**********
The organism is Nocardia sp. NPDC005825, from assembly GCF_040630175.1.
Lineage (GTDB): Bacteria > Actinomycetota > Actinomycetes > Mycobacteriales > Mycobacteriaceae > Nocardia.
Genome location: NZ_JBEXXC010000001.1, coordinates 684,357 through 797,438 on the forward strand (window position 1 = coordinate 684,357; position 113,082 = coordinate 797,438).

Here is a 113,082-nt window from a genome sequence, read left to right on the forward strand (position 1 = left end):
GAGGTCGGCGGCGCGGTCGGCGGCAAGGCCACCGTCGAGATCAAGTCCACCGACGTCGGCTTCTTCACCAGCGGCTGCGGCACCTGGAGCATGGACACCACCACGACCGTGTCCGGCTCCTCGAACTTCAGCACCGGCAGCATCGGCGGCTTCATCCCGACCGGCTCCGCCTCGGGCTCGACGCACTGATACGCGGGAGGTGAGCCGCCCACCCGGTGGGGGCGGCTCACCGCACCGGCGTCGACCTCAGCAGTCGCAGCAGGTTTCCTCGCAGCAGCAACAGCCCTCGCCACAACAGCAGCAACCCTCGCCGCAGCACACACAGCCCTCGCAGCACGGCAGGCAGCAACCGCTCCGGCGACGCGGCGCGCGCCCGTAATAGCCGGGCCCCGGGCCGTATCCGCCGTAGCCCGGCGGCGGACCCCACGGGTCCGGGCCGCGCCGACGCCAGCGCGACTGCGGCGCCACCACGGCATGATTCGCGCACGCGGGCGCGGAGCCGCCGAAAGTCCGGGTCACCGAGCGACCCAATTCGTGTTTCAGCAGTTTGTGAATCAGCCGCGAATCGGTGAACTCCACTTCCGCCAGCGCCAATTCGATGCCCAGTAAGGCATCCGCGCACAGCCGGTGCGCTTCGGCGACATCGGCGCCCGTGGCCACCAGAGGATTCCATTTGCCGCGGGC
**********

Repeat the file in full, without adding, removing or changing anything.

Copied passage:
The organism is Nocardia sp. NPDC005825, from assembly GCF_040630175.1.
Lineage (GTDB): Bacteria > Actinomycetota > Actinomycetes > Mycobacteriales > Mycobacteriaceae > Nocardia.
Genome location: NZ_JBEXXC010000001.1, coordinates 684,357 through 797,438 on the forward strand (window position 1 = coordinate 684,357; position 113,082 = coordinate 797,438).

Here is a 113,082-nt window from a genome sequence, read left to right on the forward strand (position 1 = left end):
GAGGTCGGCGGCGCGGTCGGCGGCAAGGCCACCGTCGAGATCAAGTCCACCGACGTCGGCTTCTTCACCAGCGGCTGCGGCACCTGGAGCATGGACACCACCACGACCGTGTCCGGCTCCTCGAACTTCAGCACCGGCAGCATCGGCGGCTTCATCCCGACCGGCTCCGCCTCGGGCTCGACGCACTGATACGCGGGAGGTGAGCCGCCCACCCGGTGGGGGCGGCTCACCGCACCGGCGTCGACCTCAGCAGTCGCAGCAGGTTTCCTCGCAGCAGCAACAGCCCTCGCCACAACAGCAGCAACCCTCGCCGCAGCACACACAGCCCTCGCAGCACGGCAGGCAGCAACCGCTCCGGCGACGCGGCGCGCGCCCGTAATAGCCGGGCCCCGGGCCGTATCCGCCGTAGCCCGGCGGCGGACCCCACGGGTCCGGGCCGCGCCGACGCCAGCGCGACTGCGGCGCCACCACGGCATGATTCGCGCACGCGGGCGCGGAGCCGCCGAAAGTCCGGGTCACCGAGCGACCCAATTCGTGTTTCAGCAGTTTGTGAATCAGCCGCGAATCGGTGAACTCCACTTCCGCCAGCGCCAATTCGATGCCCAGTAAGGCATCCGCGCACAGCCGGTGCGCTTCGGCGACATCGGCGCCCGTGGCCACCAGAGGATTCCATTTGCCGCGGGC